How Do You Build A Who's On Application?
One question I see a lot of is folks wanting to build a "Who's On" function into their web sites. In its most basic form such a thing is mostly just an "oooh cool" kind of feel-good thing that doesn't accomplish a lot. However with very little effort you can store invaluable nuggets of information.
Exactly what those valuable things are for each individual site varies, and is beyond the scope of this article. However, we'll lay down the basic framework here and you can easily add your own goodies later on your own.
The first thing to do is to look at the code, which as you'll see needs its own window. It is liberally commented and those comments alone may be enough to get you going without reading any further. Still, we'll follow along here with some additional discussion; starting at the top.
- Lines 1-5: This CFAPPLICATION statement really belongs in your Application.cfm. As a rule this tag should only be used once in the public side of your site, although there are certain exceptions to this. The CFAPPLICATION statement is only included here for the sake of a complete, working code sample. Note also that session management has not been enabled here, but only because it is not necessary in this code example.
- Lines 9-12: Some default parameters need to be set up here. variables.SessionLasts is the amount of time in minutes we have decided a session will last. Any visitors whose inactivity exceeds this amount will be removed from the array of visitors we'll build. variables.RightNow is simply a date and time value set into an acceptable visual format.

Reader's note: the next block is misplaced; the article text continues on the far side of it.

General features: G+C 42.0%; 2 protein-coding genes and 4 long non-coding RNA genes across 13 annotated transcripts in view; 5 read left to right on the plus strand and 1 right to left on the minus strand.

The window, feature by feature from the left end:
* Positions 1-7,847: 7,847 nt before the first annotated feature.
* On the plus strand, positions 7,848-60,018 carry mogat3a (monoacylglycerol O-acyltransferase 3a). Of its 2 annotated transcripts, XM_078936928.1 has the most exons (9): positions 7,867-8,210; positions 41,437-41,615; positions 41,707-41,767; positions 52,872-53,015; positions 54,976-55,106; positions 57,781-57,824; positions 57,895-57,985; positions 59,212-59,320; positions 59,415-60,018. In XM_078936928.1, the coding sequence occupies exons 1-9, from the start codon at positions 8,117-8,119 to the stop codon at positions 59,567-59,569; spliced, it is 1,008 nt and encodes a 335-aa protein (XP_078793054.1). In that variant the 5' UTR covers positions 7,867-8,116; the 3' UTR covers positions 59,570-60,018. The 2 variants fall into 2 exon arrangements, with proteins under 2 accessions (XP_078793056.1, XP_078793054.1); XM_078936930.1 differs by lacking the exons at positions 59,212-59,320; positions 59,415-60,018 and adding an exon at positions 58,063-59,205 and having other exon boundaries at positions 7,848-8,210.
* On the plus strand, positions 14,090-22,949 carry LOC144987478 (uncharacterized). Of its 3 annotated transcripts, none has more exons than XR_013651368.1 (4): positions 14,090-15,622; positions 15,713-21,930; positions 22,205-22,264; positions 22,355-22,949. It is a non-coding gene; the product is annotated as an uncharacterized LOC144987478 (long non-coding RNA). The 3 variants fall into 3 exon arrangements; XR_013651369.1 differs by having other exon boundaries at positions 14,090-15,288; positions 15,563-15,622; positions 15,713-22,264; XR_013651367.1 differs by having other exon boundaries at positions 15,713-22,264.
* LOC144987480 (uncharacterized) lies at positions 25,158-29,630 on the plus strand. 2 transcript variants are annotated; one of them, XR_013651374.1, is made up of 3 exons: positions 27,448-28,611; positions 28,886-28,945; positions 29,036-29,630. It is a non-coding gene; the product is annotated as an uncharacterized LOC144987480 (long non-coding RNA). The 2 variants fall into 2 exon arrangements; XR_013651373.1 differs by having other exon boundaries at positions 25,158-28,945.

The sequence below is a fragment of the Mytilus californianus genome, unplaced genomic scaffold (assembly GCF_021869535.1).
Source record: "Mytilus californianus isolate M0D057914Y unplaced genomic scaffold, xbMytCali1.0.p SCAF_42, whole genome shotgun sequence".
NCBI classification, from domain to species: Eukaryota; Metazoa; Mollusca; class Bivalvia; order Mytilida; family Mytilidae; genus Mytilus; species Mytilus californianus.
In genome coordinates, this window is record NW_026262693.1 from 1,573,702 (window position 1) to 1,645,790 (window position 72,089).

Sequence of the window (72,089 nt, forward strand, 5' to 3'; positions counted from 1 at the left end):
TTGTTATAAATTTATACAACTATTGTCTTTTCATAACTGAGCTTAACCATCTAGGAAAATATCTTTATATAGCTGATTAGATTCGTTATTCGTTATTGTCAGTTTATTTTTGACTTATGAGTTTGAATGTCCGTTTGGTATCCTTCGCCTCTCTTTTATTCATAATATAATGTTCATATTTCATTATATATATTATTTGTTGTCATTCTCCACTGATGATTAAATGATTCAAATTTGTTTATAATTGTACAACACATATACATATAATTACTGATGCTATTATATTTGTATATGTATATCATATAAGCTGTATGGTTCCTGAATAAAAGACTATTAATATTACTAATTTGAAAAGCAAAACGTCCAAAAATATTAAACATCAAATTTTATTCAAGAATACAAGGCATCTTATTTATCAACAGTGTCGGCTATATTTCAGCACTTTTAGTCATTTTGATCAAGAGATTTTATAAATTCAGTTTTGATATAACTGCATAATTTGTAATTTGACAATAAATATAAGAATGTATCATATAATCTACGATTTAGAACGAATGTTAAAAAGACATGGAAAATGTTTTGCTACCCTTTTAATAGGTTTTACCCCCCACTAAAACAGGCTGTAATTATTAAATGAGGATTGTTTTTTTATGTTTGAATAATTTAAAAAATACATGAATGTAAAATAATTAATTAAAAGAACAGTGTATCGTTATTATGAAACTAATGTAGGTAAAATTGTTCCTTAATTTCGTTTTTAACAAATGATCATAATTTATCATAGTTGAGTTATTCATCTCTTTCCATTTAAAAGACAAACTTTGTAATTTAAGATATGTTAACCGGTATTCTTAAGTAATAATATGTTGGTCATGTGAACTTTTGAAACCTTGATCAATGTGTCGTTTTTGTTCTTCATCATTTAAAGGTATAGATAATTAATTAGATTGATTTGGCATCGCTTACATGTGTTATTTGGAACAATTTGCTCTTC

- Lines 16-20: All of our Who's On information will be stored in an application-scoped two-dimensional array. If the array has not already been initialized, the code in this block will do so. Note that, strictly speaking, when using CFLOCK around a statement that determines if a variable has been defined, you only need a READONLY type lock. However if the variable has not been defined, you then have to set a separate EXCLUSIVE lock (outside of the first lock!) to write the variable. This necessitates setting a flag variable and, when all is said and done I'd rather just use an exclusive lock and move on.
Finally note that if you are using ColdFusion 6+ it is only necessary to lock variables to protect against race conditions. Since this is one of those times (a race condition can result if two users hit it at almost the same time), this CFLOCK is not an option if you are writing for ColdFusion 6+.
- Lines 24-39: This code runs a series of tests to determine the exact url that the visitor is sitting on, including whether or not the connection is secure, the server port (if its not the standard port 80) and all url parameters.
- Line 43: We're using the key pair to identify this visitor in this basic application. However if you log in visitors to your site a great supplement to this would be the user ID number, which you could then use for all sorts of useful things.
- Line 51: With regard to the above comments on race conditions, this CFLOCK is also not optional, as a race condition could result if the remaining code is not locked. For example, if a new user were to show up, their information will be appended to this array. However if two users show up and read the array size at the same time, one user will get input into the array... and the other will see your web site crash since they are working off the wrong visitor count at the instant they tried to execute this code.